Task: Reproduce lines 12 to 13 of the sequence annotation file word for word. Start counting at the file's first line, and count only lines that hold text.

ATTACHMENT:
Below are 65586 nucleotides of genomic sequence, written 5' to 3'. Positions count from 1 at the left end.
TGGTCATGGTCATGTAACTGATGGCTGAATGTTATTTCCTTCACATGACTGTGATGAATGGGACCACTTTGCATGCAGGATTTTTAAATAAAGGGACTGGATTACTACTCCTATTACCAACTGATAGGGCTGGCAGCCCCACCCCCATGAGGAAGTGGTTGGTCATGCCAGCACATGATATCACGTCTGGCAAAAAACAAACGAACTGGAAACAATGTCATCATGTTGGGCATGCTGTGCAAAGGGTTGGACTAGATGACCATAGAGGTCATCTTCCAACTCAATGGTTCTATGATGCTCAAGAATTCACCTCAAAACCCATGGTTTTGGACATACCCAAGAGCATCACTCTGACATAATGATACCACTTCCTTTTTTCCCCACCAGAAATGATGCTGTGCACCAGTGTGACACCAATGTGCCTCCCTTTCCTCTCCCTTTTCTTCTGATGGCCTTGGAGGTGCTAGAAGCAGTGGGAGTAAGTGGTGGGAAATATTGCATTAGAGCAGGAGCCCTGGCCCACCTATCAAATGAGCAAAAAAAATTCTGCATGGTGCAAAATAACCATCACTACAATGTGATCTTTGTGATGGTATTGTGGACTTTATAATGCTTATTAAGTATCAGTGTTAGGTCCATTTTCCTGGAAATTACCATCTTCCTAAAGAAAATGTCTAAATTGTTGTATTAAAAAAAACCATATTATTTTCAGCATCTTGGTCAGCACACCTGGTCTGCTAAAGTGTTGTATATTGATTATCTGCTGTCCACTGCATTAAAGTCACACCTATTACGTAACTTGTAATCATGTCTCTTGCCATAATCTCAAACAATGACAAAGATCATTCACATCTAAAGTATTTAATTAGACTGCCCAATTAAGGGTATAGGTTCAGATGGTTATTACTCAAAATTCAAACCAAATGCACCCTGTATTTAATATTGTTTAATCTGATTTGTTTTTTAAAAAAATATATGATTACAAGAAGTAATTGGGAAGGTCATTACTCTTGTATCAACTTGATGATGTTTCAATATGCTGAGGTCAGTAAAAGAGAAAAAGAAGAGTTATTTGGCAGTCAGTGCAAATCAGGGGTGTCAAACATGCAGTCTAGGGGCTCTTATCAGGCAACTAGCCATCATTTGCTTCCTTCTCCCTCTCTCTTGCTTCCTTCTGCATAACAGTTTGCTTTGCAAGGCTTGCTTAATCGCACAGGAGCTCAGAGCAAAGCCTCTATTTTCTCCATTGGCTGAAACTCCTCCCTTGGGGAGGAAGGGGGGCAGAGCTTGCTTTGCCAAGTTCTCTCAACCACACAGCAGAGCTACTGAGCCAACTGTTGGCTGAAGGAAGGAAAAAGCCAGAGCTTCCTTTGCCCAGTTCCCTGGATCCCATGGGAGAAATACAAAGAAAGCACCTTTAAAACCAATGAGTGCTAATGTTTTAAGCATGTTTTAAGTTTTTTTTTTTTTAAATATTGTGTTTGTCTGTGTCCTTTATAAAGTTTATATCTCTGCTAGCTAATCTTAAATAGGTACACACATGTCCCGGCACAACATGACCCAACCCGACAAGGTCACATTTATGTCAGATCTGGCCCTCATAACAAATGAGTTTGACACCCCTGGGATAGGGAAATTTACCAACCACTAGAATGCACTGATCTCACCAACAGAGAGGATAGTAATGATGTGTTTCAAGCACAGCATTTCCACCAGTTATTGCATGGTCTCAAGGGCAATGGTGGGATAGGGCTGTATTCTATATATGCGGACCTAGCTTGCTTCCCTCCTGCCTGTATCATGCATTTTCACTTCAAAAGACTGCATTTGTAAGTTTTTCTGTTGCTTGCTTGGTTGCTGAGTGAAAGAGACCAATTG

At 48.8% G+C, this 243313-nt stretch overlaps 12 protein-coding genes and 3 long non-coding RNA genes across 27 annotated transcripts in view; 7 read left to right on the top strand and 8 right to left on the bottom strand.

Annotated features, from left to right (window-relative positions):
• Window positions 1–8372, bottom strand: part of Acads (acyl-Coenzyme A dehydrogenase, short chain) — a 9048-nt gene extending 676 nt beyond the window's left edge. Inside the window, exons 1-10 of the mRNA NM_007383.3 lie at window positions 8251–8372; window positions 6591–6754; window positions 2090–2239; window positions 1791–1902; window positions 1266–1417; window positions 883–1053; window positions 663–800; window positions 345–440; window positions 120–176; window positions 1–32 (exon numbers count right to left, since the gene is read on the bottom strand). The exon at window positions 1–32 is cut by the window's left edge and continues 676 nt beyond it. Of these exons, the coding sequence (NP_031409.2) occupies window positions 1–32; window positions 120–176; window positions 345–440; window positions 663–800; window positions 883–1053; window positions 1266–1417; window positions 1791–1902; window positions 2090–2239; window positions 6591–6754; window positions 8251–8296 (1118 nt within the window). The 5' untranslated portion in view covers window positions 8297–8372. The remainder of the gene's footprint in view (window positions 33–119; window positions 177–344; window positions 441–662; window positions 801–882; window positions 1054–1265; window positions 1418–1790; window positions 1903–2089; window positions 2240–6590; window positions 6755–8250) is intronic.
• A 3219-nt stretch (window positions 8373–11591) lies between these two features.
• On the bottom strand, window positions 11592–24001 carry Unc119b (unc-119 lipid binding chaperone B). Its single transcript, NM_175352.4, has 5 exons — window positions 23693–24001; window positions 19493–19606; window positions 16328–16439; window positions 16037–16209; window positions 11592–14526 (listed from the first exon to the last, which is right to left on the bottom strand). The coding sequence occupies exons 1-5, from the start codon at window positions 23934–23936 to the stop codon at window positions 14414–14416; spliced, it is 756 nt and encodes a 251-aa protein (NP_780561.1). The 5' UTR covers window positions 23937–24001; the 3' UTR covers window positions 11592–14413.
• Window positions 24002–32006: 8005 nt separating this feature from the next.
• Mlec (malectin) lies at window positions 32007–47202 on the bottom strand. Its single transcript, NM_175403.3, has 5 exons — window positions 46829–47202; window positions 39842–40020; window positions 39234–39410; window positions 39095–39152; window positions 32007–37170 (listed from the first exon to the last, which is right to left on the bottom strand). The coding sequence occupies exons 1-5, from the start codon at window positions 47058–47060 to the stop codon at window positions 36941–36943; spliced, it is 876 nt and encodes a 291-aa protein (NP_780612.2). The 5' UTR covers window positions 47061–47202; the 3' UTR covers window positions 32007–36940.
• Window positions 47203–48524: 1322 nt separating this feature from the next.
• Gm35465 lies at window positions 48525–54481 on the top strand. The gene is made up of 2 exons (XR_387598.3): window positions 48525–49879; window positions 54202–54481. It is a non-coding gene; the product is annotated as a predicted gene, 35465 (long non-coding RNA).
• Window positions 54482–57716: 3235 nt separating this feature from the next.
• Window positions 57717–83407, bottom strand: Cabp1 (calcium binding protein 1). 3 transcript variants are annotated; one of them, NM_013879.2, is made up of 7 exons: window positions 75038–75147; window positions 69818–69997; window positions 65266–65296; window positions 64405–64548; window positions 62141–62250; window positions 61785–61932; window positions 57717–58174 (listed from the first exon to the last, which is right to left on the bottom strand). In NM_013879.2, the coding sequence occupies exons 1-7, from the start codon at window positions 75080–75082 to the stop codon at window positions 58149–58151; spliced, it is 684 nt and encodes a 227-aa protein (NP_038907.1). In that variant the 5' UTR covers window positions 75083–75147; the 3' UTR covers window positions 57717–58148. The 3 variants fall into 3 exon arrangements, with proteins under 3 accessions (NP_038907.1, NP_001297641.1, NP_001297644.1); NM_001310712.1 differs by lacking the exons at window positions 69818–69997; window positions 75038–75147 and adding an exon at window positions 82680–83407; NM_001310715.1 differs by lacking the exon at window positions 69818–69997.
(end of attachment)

• Window positions 54482–57716: 3235 nt separating this feature from the next.
• Window positions 57717–83407, bottom strand: Cabp1 (calcium binding protein 1). 3 transcript variants are annotated; one of them, NM_013879.2, is made up of 7 exons: window positions 75038–75147; window positions 69818–69997; window positions 65266–65296; window positions 64405–64548; window positions 62141–62250; window positions 61785–61932; window positions 57717–58174 (listed from the first exon to the last, which is right to left on the bottom strand). In NM_013879.2, the coding sequence occupies exons 1-7, from the start codon at window positions 75080–75082 to the stop codon at window positions 58149–58151; spliced, it is 684 nt and encodes a 227-aa protein (NP_038907.1). In that variant the 5' UTR covers window positions 75083–75147; the 3' UTR covers window positions 57717–58148. The 3 variants fall into 3 exon arrangements, with proteins under 3 accessions (NP_038907.1, NP_001297641.1, NP_001297644.1); NM_001310712.1 differs by lacking the exons at window positions 69818–69997; window positions 75038–75147 and adding an exon at window positions 82680–83407; NM_001310715.1 differs by lacking the exon at window positions 69818–69997.